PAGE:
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Tropical Depression 22 grew into Tropical Storm Beta on Friday, stepping into the center stage spotlight during a deadly hurricane season so active that it has become a meteorological drama not seen for 15 years. The National Hurricane Center forecasters warned Beta could soon strengthen into a hurricane by Sunday.
“Beta is moving toward the north-northeast near 9 mph, and this general motion is expected through Saturday,” the NHC advisory explained. “A slow westward motion is forecast to begin late Saturday or Saturday night, and this motion will likely continue into early next week. On the forecast track, the center of Beta will approach western coast of the Gulf of Mexico Sunday night and Monday.”
“Additional slow strengthening is expected through the weekend, and Beta could be near hurricane strength Sunday or Sunday night,” forecasters warned.
This storm was named Beta because Wilfred, the last name on the NHC’s 2020 list of “Tropical Cyclone Names,” went to a system in the eastern Atlantic that achieved tropical storm strength earlier on Friday, and the name Alpha, the first Greek name, went to a subtropical storm near the coast of Portugal.
Forecasters have not seen this level of activity since 2005. From now until Nov. 30, any systems that emerge over the Atlantic, Gulf or Caribbean waters and achieve tropical storm or hurricane strength will receive names from the Greek alphabet.
Weather expert Philip Klotzbach tweeted on Friday that the “2020 Atlantic #hurricane season has now generated 23 named storms – the same as the entire North Pacific through September 18. On average through 9/18, the Atlantic has had 8 named storms and the North Pacific has had 30 named storms.”
The National Weather Service in Corpus Christi pointed out in a tweet that “a Tropical Cyclone from the Greek alphabet has never made landfall in the Continental United States or its territories? The closest was Sub-Tropical Storm Alpha, which made landfall as a tropical depression across the Florida Panhandle in May of 1972!”
That could change by midweek.
Tropical Storm #Beta has developed in the Gulf and will slowly strengthen to hurricane strength over the next couple of days. Expect heavy rainfall and significant coastal flooding as #Beta approaches our coast.
Now is the time to finalize your preparations! pic.twitter.com/eK5ne0A135
— NWS Corpus Christi (@NWSCorpus) September 18, 2020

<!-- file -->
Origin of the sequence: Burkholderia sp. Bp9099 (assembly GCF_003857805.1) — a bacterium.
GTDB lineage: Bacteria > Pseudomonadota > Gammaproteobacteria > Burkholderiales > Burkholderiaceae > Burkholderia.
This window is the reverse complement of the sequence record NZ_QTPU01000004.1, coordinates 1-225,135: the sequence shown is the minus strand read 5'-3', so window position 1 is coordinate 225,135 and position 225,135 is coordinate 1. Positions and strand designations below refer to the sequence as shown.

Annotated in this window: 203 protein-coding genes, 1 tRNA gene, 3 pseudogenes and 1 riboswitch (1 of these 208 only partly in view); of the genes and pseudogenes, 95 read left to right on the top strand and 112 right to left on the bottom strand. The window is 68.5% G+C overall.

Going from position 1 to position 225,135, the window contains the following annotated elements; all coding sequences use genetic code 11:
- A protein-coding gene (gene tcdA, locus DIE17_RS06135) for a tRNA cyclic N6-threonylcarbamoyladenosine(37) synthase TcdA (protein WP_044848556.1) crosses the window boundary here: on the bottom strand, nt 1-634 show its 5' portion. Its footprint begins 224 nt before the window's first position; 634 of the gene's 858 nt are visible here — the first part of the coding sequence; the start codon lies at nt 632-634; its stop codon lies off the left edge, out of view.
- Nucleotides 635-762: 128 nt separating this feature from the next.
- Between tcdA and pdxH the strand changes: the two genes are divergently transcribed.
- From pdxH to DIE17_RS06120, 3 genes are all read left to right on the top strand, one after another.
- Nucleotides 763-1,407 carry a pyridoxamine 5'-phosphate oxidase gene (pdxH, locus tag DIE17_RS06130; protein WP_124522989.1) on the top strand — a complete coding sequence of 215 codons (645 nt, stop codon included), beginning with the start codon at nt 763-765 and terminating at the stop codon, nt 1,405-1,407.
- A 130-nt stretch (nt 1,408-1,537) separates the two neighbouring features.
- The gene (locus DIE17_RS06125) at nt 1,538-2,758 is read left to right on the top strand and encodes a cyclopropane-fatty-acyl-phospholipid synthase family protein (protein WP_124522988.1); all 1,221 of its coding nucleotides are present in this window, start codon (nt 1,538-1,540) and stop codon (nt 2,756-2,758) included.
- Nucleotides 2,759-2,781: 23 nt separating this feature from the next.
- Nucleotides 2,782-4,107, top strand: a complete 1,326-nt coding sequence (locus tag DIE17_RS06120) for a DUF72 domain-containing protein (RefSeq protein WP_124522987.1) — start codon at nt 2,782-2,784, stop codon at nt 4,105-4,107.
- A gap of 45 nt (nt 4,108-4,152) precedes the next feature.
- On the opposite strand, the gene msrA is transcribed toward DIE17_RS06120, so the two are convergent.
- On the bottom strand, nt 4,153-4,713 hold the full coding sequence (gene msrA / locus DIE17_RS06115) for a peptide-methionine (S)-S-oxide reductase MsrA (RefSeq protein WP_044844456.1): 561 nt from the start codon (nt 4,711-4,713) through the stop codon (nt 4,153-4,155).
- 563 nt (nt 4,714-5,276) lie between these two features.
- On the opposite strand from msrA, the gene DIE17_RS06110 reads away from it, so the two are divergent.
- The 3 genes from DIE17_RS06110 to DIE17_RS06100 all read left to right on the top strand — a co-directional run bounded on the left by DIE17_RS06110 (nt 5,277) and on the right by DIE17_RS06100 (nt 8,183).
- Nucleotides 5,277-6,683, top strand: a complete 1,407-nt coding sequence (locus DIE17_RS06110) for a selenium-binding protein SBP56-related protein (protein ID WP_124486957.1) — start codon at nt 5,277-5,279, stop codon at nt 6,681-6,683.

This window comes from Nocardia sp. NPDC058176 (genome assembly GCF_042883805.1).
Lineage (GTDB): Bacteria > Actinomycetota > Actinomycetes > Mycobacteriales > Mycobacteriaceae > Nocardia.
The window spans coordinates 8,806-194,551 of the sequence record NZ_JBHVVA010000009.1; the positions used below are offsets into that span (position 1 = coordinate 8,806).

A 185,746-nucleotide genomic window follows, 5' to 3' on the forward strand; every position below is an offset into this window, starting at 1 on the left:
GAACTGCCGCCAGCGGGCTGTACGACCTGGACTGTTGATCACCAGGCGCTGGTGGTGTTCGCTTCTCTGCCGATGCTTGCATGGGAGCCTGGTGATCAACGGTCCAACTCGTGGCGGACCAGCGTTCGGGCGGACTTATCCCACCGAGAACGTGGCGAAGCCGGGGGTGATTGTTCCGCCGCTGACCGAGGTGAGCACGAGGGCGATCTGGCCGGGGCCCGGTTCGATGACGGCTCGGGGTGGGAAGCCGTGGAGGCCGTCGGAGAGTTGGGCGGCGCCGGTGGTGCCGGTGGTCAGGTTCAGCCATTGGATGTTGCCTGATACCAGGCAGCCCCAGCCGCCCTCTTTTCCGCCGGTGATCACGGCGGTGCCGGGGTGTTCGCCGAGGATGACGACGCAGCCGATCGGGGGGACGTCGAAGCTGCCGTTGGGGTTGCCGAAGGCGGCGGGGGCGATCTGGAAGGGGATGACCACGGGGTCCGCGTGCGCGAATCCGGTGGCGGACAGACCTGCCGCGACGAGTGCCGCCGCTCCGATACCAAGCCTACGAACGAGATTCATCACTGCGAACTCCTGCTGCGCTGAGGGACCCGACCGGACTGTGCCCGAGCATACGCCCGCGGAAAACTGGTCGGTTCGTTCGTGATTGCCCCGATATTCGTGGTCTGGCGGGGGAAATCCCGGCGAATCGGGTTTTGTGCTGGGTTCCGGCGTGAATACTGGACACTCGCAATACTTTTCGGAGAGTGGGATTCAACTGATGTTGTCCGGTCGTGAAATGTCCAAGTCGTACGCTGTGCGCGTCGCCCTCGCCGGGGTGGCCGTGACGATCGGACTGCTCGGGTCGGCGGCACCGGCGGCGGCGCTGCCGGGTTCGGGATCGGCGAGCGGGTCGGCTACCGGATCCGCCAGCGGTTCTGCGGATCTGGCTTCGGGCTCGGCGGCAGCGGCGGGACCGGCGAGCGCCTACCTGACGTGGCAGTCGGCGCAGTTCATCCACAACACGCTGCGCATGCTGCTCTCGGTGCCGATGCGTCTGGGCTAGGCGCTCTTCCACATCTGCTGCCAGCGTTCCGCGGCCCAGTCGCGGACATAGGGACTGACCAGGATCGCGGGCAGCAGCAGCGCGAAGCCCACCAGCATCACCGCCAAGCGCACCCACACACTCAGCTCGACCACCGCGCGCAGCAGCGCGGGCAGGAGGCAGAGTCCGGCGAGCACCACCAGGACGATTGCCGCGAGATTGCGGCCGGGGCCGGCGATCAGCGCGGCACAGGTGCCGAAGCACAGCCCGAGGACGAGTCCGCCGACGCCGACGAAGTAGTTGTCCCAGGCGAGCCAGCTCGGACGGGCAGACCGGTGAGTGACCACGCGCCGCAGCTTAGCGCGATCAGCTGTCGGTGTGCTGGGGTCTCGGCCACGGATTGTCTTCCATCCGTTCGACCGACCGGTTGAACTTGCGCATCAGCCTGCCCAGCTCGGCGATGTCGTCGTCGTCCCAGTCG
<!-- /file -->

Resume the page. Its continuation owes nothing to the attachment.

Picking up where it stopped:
It was not entirely clear how severely the system would impact Texas, aside from the expected higher surf, storm surge and heavy rains that would likely soak coastal communities and cities hundreds of miles from the Gulf Coast for most of next week.
The latest track on Friday afternoon estimated Beta would skirt along the Texas coastline at least as far as Houston. The NHC’s rough estimate of that track did not attempt to predict where Beta would eventually make landfall, even though that forecast extended as far as Wednesday.
On Friday morning, Cameron County tweeted that residents “may experience tropical storm conditions including significant rainfall over the weekend and into early next week.” County emergency managers announced residents could pick up sandbags on Saturday morning.
— NOAA Digital Coast (@NOAADigCoast) September 17, 2020
The depression in the Gulf of Mexico emerged near the end of a historically busy week in the Atlantic, Caribbean and Gulf regions.
Sally made a dangerously slow landfall near Gulf Shores, Ala., on Wednesday morning as a Category 2 hurricane, flooded several states throughout the southeastern U.S. and killed at least one person in Alabama.
By Thursday afternoon, the NHC had issued its final advisory on Sally — essentially closing the books on the drama — and officially classified it as a post-tropical depression. Sally’s remnants were expected to continue flooding Georgia and the Carolinas before moving out over the Atlantic.
The 2020 Atlantic #hurricane season has already generated 81 ACE (Accumulated Cyclone Energy). That’s more than 29 full Atlantic hurricane seasons since 1950. ACE is integrated metric accounting for intensity and duration of tropical cyclones.https://t.co/GS9ik1a2cN pic.twitter.com/QAILyGfXev
— Philip Klotzbach (@philklotzbach) September 18, 2020
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